This too required much planning and deliberation. I wanted a 12 person panel showing balance, with representations from both the trade taster and the consumer (G+T enthusiasts); across age groups and gender. We had a healthy mix of people from the ferment side (winemakers, sommeliers) and the world of spirits (mixologists, bartenders). We were also joined by the trade in the form of importers and publishers. All in all, the chance of any tactile taint (due to people hailing from a certain region, background or any other demographic) that could creep into the exercise were minimised. Full panel list at the end.
Without further ado, here are the rankings
Classic Indian Tonic Water
- Schweppes (Yes, I know! Knocked us all off our high ‘Ugh Schweppes’ horses.)
- Bengal Bay (A new Indian-made tonic, yet to be launched at the time of tasting)
- O Natural
- Fever Tree Lite
- O Lite
Flavoured Tonic Water
- East Imperial Yuzu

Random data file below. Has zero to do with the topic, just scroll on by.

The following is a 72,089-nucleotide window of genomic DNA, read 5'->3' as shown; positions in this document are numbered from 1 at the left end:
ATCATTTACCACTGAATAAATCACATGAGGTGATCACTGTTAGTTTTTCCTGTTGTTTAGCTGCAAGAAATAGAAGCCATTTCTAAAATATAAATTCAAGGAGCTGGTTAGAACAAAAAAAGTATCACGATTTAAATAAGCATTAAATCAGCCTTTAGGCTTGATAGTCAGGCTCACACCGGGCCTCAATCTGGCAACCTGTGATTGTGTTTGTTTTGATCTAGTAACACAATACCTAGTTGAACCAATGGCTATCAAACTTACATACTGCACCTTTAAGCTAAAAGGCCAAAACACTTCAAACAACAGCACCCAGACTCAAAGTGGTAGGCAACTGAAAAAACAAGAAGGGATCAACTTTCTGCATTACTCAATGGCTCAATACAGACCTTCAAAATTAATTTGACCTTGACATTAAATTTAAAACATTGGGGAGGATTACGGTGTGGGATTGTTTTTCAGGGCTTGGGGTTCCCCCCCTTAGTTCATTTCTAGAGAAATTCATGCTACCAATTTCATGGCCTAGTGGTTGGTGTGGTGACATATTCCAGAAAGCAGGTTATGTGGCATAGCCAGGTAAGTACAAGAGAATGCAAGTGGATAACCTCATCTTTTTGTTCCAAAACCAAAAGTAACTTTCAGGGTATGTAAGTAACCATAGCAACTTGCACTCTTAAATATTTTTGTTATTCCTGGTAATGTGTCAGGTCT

- Fever Tree Elderflower
- East Imperial Grapefruit
- Fever Tree Mediterranean
- Svami Cucumber
Although no formal tasting sheet, tasters preferred Svami tonic, Bengal Bay and Fever Tree Premium Indian Tonic Water with Monkey47 gin. All allowing the gin to shine.
More than merely finding out which tonics are universally popular, we also learnt something about what constitutes an ideal tonic. For starters, it isn’t simply about being bitter. While that’s an essential part of any tonic water, the sugar balance and bubbles(!) are what brings about the real mouthfeel and lasting linger. Cut that short and the tonic feels faded or weak. By contrast, up it too much and the sweetness becomes cloying and drowns out almost every other nuance in both the tonic and the gin. (Case in point, Schweppes, despite being technically high sugar and not entirely natural flavouring, was rated highest by all panelists except 3… comments included that it was the most balanced and crisp.)
Simplicity was another highlight for a good tonic water. Too much tinkering can lead to a tonic which might have flavour aplenty but then it doesn’t gel well in a G+T (but maybe it does in a vodka-tonic?); the more characteristically distinct a tonic, the lesser are the pairing possibilities that it lends itself to. Conversely, a flavourful yet gentle tonic water not just complements but enhances a gin’s flavour delivery possibilities.